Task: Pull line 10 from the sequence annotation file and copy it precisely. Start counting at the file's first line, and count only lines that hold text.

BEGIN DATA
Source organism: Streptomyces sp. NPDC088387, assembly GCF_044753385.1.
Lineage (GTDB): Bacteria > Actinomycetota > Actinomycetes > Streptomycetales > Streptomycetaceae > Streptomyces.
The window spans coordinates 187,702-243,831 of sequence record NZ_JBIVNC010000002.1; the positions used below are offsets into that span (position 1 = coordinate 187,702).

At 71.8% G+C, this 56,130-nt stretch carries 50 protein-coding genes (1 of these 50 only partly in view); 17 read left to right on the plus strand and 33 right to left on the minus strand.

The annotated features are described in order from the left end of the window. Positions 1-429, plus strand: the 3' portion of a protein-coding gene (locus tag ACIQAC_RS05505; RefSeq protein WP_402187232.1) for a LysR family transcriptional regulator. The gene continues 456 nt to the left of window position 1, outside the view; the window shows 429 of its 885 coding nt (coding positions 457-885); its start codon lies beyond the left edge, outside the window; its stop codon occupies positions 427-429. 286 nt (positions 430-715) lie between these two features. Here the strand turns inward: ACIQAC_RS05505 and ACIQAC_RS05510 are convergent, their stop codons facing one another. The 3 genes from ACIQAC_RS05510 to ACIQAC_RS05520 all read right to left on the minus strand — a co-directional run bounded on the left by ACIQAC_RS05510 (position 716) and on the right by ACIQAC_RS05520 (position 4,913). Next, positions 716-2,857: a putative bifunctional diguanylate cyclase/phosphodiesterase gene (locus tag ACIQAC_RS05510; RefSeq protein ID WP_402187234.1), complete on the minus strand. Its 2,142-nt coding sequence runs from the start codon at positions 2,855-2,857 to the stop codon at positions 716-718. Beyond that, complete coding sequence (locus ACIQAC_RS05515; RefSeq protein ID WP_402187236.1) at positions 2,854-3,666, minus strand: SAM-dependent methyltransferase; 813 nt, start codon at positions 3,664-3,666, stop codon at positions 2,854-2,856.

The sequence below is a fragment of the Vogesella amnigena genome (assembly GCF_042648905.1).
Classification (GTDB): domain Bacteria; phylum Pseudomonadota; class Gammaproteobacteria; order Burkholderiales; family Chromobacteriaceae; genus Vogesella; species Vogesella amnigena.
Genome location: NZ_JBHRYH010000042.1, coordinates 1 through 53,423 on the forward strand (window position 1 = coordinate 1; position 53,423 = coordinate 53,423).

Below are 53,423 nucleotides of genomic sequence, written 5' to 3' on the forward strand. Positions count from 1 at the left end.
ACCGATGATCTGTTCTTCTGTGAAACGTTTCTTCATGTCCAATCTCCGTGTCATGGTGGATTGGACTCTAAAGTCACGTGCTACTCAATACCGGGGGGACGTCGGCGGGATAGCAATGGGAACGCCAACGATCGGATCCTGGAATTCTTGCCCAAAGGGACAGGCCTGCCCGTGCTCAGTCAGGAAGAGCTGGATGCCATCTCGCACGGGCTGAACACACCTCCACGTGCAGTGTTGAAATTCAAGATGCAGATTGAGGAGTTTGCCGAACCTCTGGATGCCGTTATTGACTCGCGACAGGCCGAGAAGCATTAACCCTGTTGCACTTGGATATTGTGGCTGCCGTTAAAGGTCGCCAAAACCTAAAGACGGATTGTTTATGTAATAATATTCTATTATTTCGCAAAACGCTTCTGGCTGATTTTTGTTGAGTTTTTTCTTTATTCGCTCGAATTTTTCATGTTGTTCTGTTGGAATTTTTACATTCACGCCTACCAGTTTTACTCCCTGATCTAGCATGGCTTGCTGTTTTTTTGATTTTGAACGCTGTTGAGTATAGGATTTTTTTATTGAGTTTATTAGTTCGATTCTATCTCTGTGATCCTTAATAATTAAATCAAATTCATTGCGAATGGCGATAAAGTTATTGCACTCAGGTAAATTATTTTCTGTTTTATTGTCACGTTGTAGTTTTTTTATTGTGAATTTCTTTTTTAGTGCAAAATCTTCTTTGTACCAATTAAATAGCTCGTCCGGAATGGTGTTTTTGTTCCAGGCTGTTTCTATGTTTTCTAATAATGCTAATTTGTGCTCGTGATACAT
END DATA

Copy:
ACCGATGATCTGTTCTTCTGTGAAACGTTTCTTCATGTCCAATCTCCGTGTCATGGTGGATTGGACTCTAAAGTCACGTGCTACTCAATACCGGGGGGACGTCGGCGGGATAGCAATGGGAACGCCAACGATCGGATCCTGGAATTCTTGCCCAAAGGGACAGGCCTGCCCGTGCTCAGTCAGGAAGAGCTGGATGCCATCTCGCACGGGCTGAACACACCTCCACGTGCAGTGTTGAAATTCAAGATGCAGATTGAGGAGTTTGCCGAACCTCTGGATGCCGTTATTGACTCGCGACAGGCCGAGAAGCATTAACCCTGTTGCACTTGGATATTGTGGCTGCCGTTAAAGGTCGCCAAAACCTAAAGACGGATTGTTTATGTAATAATATTCTATTATTTCGCAAAACGCTTCTGGCTGATTTTTGTTGAGTTTTTTCTTTATTCGCTCGAATTTTTCATGTTGTTCTGTTGGAATTTTTACATTCACGCCTACCAGTTTTACTCCCTGATCTAGCATGGCTTGCTGTTTTTTTGATTTTGAACGCTGTTGAGTATAGGATTTTTTTATTGAGTTTATTAGTTCGATTCTATCTCTGTGATCCTTAATAATTAAATCAAATTCATTGCGAATGGCGATAAAGTTATTGCACTCAGGTAAATTATTTTCTGTTTTATTGTCACGTTGTAGTTTTTTTATTGTGAATTTCTTTTTTAGTGCAAAATCTTCTTTGTACCAATTAAATAGCTCGTCCGGAATGGTGTTTTTGTTCCAGGCTGTTTCTATGTTTTCTAATAATGCTAATTTGTGCTCGTGATACAT